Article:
Carter moves ahead in scrappy semi

Ali Carter edged ahead of Stephen Maguire after an underwhelming opening session of their Betfred.com World Championship semi-final.

Both men struggled to find the form which had carried them through to the final four. After five frames Maguire had a highest break of just 21 yet still trailed only 3-2. He had somehow led 2-0 before Carter began picking him off.

By the end of the session, Essex cueman Carter had pulled 5-3 in front, and they play morning and evening sessions on Friday before a scheduled Saturday afternoon finish.

Maguire could probably afford to play his worst session of the tournament at the outset of a best-of-33-frames contest, with plenty of time for the early damage to be undone.

Alex Higgins' daughter Lauren was at the Crucible, with this year the 30th anniversary of her late father's second world title triumph. As a baby, she was famously carried on to the theatre floor after her father beat Ray Reardon in the final. But the standard of play would not have impressed the 'Hurricane'.

Neither Carter or Maguire showed enough quality to indicate they are ready to join Higgins in the ranks of world champions, but the contest can only improve over the later sessions. Maguire mixed the sublime and the ridiculous, beginning the match with a terrific long red which looked ominous for Carter.

The opening frame proved error-ridden, though, settled only when Carter twice failed to escape from a snooker and Maguire swept up the colours from green to pink. Maguire kicked his cue in anger when he missed a red with the rest midway through the second frame, but with a series of low breaks he pinched it.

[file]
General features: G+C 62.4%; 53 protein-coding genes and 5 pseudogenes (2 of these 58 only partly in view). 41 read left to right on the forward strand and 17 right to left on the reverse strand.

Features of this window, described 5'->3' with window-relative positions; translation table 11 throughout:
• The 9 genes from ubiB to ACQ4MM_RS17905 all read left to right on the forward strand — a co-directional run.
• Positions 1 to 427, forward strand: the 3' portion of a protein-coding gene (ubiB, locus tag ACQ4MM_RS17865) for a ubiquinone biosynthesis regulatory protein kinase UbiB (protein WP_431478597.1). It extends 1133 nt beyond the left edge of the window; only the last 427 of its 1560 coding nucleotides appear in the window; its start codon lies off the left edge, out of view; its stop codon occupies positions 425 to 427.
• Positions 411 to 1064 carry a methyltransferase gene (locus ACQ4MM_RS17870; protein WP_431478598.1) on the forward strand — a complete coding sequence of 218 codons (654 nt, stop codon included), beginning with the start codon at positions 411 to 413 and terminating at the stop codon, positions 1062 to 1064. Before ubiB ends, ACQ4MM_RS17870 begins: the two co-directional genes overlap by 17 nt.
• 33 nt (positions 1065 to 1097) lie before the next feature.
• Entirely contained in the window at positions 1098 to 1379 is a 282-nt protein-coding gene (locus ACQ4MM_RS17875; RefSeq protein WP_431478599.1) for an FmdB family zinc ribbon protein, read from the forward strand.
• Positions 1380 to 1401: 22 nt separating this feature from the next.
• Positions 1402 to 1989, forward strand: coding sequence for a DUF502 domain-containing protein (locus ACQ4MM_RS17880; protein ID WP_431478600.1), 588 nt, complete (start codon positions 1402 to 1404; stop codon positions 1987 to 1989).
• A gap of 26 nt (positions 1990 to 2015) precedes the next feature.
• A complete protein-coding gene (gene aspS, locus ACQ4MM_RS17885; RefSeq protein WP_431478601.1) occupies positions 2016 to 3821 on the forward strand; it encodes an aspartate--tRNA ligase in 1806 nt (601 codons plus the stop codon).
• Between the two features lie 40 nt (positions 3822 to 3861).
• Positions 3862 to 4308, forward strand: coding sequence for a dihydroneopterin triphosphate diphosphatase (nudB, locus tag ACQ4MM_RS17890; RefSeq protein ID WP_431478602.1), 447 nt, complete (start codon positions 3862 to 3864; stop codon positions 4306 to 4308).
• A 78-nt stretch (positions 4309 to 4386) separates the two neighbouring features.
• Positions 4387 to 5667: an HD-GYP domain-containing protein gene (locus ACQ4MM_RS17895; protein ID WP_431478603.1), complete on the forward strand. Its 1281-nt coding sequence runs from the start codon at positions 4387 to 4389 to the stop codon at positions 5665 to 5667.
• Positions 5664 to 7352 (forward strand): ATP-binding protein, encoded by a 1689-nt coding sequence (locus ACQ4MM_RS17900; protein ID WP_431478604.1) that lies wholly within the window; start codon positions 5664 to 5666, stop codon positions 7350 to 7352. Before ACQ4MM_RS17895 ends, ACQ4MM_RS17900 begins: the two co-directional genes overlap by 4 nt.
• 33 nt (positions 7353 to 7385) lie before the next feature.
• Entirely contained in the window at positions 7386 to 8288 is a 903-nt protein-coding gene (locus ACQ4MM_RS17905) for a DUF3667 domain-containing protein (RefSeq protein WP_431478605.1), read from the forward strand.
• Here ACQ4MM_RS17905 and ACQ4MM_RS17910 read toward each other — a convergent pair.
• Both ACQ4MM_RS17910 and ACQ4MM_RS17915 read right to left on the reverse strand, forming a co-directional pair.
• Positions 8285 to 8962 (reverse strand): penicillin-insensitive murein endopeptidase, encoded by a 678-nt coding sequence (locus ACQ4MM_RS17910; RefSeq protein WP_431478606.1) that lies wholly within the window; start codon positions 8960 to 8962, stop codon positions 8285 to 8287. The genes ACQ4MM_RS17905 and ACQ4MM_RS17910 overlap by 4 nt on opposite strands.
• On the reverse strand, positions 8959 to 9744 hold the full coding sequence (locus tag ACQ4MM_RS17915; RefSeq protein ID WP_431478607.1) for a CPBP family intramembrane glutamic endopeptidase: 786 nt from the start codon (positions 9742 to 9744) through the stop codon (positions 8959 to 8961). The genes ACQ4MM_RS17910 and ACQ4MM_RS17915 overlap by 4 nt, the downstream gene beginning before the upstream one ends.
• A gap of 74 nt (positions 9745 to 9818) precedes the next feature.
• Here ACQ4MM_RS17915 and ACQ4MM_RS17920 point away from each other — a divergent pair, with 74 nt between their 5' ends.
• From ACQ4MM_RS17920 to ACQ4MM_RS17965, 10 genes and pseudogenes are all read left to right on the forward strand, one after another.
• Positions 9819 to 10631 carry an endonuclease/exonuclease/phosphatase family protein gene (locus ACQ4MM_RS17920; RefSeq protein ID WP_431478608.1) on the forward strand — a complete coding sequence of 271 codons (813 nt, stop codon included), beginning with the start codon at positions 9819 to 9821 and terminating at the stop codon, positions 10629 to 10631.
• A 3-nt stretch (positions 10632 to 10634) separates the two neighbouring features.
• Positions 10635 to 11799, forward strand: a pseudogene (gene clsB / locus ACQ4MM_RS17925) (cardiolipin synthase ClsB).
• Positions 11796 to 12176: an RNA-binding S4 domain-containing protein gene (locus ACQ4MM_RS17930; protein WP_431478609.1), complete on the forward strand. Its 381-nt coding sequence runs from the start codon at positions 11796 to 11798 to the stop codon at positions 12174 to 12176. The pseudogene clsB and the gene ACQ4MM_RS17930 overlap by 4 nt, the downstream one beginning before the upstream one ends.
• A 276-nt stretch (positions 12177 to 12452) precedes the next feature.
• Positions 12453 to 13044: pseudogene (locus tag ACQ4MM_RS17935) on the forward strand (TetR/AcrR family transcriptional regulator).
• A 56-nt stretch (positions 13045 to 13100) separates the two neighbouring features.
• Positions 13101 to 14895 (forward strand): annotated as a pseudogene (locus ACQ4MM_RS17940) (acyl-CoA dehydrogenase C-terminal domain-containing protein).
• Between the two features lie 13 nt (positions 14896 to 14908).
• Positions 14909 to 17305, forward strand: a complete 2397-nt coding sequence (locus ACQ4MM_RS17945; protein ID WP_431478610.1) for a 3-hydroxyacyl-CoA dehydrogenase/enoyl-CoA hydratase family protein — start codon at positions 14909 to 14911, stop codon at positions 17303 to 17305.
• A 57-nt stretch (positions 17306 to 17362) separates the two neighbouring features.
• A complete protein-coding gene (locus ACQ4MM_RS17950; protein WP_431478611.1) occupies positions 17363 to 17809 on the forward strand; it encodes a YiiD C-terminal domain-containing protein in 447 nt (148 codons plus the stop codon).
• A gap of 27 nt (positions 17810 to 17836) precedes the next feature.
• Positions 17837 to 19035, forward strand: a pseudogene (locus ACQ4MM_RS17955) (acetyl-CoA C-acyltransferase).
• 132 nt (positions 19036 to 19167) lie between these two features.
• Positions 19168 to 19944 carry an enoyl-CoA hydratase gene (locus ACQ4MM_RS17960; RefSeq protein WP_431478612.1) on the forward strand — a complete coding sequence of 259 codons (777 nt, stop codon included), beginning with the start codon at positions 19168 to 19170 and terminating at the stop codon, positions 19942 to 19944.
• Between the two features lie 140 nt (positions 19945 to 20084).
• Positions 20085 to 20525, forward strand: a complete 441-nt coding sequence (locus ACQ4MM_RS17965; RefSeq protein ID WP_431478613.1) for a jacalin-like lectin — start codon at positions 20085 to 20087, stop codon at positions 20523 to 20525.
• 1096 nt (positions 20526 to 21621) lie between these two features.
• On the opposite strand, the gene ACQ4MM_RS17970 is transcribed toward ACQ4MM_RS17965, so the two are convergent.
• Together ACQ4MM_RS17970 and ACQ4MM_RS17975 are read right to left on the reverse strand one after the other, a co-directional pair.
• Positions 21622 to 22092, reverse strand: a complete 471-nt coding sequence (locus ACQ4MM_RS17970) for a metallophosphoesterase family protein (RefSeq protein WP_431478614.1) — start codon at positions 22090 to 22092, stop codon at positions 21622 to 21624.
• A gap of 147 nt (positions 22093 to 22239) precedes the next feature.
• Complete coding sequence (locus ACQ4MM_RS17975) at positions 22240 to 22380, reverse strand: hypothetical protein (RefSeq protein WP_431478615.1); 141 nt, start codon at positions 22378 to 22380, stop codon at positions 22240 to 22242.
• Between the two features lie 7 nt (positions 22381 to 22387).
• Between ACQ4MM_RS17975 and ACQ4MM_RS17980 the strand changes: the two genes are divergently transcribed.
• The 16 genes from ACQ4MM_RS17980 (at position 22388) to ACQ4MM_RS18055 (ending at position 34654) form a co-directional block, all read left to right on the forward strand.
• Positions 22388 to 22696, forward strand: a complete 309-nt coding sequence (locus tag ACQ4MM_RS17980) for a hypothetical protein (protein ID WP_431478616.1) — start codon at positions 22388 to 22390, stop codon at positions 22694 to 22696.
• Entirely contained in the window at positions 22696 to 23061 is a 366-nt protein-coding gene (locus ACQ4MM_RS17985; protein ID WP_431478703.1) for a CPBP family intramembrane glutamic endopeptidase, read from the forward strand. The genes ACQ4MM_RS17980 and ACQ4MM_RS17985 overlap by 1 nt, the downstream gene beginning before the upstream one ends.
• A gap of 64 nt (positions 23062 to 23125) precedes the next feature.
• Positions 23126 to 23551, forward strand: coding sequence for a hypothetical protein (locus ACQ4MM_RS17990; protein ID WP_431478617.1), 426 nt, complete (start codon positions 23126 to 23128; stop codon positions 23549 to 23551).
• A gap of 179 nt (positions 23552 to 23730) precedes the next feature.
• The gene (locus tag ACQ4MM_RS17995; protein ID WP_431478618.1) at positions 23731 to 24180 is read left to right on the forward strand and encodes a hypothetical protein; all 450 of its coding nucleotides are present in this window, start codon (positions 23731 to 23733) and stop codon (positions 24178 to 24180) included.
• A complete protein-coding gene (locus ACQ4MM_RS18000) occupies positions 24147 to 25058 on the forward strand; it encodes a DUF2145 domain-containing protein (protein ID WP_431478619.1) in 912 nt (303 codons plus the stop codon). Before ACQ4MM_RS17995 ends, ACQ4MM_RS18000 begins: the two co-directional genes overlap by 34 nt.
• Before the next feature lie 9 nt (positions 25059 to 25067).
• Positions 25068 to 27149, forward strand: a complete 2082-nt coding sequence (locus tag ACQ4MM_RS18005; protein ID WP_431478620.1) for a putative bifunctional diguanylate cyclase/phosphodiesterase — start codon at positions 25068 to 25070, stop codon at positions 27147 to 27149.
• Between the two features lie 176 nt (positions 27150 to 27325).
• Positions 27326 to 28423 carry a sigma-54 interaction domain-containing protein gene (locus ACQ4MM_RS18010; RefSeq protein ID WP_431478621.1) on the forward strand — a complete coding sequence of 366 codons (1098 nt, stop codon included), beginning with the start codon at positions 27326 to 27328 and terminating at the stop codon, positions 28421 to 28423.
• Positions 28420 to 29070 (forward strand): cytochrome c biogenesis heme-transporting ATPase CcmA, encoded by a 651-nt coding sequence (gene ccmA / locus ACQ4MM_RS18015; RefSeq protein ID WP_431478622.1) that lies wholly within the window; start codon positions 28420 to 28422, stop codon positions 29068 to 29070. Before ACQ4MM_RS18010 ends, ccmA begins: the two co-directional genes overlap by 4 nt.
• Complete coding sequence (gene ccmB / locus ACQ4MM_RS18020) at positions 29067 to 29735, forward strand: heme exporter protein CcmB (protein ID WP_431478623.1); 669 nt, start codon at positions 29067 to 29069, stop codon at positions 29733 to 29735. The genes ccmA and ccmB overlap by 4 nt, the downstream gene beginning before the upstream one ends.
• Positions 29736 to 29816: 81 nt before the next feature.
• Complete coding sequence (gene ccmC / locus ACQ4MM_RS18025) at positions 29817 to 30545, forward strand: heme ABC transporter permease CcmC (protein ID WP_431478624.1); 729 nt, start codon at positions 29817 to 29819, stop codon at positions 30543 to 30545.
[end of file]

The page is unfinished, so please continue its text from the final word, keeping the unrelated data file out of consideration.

Carter had runs of 46 and 26 to close the gap and when he fired in a 91 to level the match at last the crowd had a break they could appreciate. The standard stayed low, Maguire rapping the table with his cue in frustration in the fifth frame after missing a red to the centre pocket.

With Peter Ebdon supporting him in the crowd, Carter moved ahead before Maguire found fluency for the first time and made 82 for 3-3.

Cynical minds would argue this was a match where the players were bidding for the right to lose to Ronnie O'Sullivan in the final. O'Sullivan was heading into the opening session of his semi-final against Matthew Stevens on Thursday evening. Carter gained the upper hand as he snatched the closing two frames of the afternoon.

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